The All India Survey for Higher Education (AISHE) report 2019-20, indicates that 79.5% of total enrolments are at the undergraduate level with only 0.4% and 0.6% of students enrolling for Certificate and PG Diploma levels. These data points indicate that obtaining a degree is of primary importance for students even though those degrees do not disseminate the skills necessary to function in the workforce. This is a colossal dis-service to the youth of the nation who even after investing a minimum of three years in a higher learning institution is deprived of the skills to earn a living. The lack of employability of this cohort has a detrimental effect on the resources of the state as well as the individual as the expense of higher education in India is either borne by the state by way of subsidies or by the family in the case of private institutions. president of India A P J Abdul Kalam stressed the need for a complete change in the higher education framework. He believed that a focus on skill development will enable the workforce to meet future challenges.
Tailor to the demands of student-consumers and Industry:
Student demographics are changing and learners are searching for new norms that cater to the need for skill-based, flexible, seamless higher education that suits individual circumstances and preferences. One-size-fits-all and typical learning paths advocated by traditional educational structures are losing favor.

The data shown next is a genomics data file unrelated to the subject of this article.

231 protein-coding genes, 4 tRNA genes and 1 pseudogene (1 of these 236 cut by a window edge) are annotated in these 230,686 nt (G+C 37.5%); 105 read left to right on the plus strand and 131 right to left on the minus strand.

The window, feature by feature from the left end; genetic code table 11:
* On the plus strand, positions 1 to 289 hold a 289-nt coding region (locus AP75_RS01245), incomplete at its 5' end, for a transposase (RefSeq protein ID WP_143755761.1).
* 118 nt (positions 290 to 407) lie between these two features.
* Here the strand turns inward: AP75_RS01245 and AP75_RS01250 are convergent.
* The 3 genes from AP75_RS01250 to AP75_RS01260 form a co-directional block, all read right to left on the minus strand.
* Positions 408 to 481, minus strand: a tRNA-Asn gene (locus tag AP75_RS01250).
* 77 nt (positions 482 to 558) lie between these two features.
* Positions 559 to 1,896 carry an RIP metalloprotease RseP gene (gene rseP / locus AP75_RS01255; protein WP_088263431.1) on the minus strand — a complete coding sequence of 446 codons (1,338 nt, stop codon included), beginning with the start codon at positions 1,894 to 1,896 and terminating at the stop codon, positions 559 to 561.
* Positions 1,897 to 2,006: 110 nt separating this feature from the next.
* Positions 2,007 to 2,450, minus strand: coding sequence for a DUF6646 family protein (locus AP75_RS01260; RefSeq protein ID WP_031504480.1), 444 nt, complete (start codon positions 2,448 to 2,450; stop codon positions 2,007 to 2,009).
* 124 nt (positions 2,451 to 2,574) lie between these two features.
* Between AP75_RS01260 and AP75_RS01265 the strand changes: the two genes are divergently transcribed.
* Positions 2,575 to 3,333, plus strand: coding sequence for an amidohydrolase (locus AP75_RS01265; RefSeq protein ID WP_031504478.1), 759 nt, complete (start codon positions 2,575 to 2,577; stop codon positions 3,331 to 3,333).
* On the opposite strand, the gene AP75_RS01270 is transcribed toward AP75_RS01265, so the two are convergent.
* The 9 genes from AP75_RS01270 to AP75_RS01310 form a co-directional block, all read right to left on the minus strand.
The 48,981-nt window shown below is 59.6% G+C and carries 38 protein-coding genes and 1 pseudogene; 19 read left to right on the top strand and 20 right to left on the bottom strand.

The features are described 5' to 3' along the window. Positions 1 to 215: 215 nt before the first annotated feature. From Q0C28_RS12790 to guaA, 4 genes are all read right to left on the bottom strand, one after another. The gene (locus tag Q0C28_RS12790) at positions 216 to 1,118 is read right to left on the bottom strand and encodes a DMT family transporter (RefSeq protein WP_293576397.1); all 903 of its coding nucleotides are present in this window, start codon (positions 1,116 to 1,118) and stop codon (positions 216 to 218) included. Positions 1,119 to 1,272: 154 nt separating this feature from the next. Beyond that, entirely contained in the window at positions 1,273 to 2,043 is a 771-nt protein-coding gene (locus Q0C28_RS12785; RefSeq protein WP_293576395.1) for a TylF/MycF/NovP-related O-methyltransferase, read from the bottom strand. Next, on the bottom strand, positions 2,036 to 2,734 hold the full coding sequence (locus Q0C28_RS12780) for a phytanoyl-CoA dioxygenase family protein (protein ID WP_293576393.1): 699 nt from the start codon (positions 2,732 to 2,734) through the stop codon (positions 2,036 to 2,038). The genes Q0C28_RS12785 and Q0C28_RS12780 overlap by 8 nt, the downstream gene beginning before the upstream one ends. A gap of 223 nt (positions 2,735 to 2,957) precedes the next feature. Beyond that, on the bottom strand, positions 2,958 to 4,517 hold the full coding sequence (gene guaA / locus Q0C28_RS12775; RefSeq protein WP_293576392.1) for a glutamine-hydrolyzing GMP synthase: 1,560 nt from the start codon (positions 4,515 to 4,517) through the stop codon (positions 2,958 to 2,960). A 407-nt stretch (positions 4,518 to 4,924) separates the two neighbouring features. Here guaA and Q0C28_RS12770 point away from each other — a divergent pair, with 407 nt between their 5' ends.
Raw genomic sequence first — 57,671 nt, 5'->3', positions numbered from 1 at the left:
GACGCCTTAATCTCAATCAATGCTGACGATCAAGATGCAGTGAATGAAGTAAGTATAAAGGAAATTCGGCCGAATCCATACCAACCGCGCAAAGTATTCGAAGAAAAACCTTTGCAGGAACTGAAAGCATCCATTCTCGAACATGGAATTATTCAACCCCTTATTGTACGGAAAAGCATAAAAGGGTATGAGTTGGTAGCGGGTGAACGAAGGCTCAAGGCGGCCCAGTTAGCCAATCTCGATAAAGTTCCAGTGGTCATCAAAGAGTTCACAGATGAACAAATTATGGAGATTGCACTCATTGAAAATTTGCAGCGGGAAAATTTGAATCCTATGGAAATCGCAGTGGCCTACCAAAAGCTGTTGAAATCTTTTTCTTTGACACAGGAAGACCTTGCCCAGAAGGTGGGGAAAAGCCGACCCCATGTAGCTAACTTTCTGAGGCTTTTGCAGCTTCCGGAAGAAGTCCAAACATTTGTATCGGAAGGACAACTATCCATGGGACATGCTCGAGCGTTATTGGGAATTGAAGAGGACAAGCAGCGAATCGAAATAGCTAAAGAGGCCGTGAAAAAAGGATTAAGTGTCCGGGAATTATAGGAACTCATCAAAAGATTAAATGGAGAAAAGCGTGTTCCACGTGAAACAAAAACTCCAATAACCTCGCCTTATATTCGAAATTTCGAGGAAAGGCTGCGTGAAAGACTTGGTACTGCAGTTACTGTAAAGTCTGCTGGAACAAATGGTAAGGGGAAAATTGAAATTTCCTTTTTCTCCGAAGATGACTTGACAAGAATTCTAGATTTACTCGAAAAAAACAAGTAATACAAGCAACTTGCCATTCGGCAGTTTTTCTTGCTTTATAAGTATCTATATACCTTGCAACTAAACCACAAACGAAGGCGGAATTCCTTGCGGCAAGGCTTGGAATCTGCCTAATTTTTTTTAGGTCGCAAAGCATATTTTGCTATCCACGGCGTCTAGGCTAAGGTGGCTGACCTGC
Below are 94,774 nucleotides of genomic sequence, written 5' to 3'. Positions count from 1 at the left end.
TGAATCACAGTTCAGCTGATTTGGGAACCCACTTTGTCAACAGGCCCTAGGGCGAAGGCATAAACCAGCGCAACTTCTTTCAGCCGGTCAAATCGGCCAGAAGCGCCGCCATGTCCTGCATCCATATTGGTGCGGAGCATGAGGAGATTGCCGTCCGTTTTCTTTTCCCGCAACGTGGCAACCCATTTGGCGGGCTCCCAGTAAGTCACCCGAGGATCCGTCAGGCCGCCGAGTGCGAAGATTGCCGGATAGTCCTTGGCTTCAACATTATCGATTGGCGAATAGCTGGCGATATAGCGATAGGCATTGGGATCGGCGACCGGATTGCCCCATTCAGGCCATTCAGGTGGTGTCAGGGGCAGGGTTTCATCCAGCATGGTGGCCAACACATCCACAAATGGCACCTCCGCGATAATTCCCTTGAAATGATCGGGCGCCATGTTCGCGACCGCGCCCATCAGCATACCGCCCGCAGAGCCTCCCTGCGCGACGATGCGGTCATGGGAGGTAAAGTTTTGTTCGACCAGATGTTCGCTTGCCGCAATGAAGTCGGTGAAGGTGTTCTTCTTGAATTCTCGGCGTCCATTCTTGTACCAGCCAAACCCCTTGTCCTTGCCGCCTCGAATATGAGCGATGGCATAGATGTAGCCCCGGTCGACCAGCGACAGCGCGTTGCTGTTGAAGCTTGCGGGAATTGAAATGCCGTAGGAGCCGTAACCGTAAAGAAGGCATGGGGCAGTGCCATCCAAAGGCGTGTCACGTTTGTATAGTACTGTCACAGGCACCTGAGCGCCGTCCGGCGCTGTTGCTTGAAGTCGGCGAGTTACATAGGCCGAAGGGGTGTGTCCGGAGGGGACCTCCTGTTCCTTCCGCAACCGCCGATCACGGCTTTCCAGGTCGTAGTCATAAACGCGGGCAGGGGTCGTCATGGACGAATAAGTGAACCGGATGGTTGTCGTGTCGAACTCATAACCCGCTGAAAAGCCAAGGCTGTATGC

It is necessary to involve the industry in creating skill-based learning outcomes and pedagogy. In a bid to reform India's recruitment system at central universities, the UGC has approved the draft guidelines which will allow industry experts to play the role of faculty for three years in a college. The engagement of such professors of practice with on-the-ground experience in the industry can go a long way in creating skill-based programs which will help to hone the practical skills of the students and feed the specific needs of the industry. A developing nation like India cannot afford to waste time and resources on an education that is not targeted towards earning a livelihood for as Gandhiji once said, ‘true education must correspond to the surrounding circumstances or it is not a healthy growth”.
The dire need for a life-long learning approach: